By Blair McPherson
It’s not true that you can’t work for social services if you have a criminal record. What is true is that you are required to declare it, even if it happened years ago. As a senior manager, I always had the task of deciding whether to uphold the interview panel’s decision to offer a post or withdraw the offer because of the outcome of a CRB check. I was expected to take into account the nature of the offence, the age and circumstances of the offender at the time of the offence and whether the post would involve the individual having unsupervised accesses to vulnerable service users. The general rule of thumb was that a conviction involving violence or drugs automatically disqualified you from working with young people, but even that was not always as straightforward as I imagined.
There was a scandal in one of our adolescent units and the subsequent investigation revealed that a member of staff had a conviction for violence. The media got hold of this and, in response, the chair of social services said that all staff working in our homes would have their CRB status reviewed. The implication being that anyone found to have a criminal record would be dismissed, because such people did not make appropriate role models for young people in our care. The assumption was that this was an exceptional case of someone who had slipped through the net. Perhaps their offence was committed after they were appointed and they kept quiet about it.
It turned out to be more complicated than this and to involve more people. This member of staff was part of a group of people who had been recruited at a time when there was concern that staff were increasingly out of touch with the young people who were at risk of offending and getting involved in the drug culture. An outreach programme was set up and funding made available to employ detached youth workers: people who would go onto the inner city streets and get to know young people, liaise with other agencies like schools, housing and police and generally try and direct young people away from crime and drugs.
For this to have a realistic chance of working, it was agreed that the detached youth workers would have to have “street credibility”. Those running the project and responsible for recruitment therefore took a relaxed attitude to convictions for minor offences, arguing that, if anyone who had been in trouble with the law in their youth was ruled out, then the very people the project sought would be excluded.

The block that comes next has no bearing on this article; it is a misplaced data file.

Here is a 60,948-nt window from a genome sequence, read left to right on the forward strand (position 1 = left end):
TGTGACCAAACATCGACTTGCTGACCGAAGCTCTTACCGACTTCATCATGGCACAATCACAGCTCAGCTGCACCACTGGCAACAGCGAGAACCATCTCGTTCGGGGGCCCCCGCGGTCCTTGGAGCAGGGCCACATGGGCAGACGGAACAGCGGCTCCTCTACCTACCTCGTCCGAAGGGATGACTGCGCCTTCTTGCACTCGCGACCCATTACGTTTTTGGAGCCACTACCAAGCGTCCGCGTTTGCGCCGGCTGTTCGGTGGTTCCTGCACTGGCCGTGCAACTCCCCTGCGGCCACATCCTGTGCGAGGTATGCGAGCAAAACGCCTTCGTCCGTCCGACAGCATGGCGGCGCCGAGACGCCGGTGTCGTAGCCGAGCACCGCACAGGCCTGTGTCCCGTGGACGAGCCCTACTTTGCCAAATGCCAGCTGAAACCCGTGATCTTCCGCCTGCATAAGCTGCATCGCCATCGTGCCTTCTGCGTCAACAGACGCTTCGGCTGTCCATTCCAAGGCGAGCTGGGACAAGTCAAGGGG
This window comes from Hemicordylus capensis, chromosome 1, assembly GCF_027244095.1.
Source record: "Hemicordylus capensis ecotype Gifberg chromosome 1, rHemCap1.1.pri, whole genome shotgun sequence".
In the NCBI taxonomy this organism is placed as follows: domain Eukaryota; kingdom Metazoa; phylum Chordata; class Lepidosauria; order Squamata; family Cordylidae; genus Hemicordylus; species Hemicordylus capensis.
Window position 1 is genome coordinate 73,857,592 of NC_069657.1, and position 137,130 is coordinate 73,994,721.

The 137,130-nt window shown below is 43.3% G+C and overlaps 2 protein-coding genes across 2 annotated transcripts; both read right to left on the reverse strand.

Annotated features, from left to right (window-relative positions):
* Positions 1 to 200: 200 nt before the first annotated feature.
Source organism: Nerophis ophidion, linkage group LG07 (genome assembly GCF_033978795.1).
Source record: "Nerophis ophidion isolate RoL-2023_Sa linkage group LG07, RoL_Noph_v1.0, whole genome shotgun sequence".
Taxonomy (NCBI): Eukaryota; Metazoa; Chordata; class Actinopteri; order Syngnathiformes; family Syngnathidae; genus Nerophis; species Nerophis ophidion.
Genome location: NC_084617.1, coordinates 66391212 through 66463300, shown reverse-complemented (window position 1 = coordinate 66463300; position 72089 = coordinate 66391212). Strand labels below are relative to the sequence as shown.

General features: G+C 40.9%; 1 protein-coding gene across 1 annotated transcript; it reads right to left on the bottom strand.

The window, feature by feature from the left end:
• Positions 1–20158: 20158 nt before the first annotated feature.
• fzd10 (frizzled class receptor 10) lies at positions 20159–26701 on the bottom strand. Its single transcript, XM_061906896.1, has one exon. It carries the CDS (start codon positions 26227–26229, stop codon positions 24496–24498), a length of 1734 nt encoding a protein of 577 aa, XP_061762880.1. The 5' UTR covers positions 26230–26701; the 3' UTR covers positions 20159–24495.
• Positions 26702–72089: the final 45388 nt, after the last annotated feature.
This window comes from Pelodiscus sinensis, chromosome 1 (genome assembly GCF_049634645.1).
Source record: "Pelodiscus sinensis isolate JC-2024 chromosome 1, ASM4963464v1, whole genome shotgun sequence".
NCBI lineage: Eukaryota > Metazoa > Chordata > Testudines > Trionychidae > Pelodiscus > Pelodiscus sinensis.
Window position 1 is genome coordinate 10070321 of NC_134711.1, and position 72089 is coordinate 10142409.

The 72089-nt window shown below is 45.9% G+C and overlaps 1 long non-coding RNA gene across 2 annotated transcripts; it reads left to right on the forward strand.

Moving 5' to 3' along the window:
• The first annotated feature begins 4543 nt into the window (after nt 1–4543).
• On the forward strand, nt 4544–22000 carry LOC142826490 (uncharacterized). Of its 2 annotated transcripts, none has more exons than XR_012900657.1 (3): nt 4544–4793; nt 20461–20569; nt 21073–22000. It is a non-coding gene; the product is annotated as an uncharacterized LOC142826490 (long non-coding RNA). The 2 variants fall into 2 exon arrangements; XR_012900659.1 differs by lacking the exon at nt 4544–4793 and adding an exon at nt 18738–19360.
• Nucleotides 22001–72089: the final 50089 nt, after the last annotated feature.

The funding was for two years and at the end of that period the project was discontinued. However, all those employed as detached youth workers were offered posts in children’s homes where it was felt their skills and experience could be put to good use. Which explains why many years later we had staff with convictions for shoplifting and possession of drugs working in children’s homes.
In the circumstances, it was decided that no action would be taken against these staff. HR undertook new CRB checks on all staff working in our children’s homes, but were not able to give the politicians assurances that there were no other staff working with vulnerable people who had convictions of which we were not aware.
Over the next few months I had interviews with individual members of staff who, either on the advice of their trade union rep, or as a result of a CRB check, wanted to discuss a conviction. There was the home help who had recently been convicted of possessing two marijuana plants in her front room; the mild mannered middle aged policy officer with the conviction following arrest at a football match when he was 17; the young admin officer who was arrested outside a nightclub in a general round up of the drunk and unruly, who was adamant he was neither, but had a solicitor who advised him to plead guilty as then he would only receive a fine.
So I would argue that having a criminal conviction does not automatically rule you out of working with young people and vulnerable adults. But how many social service departments would be prepared to take the risks?
Blair McPherson is a former director of community services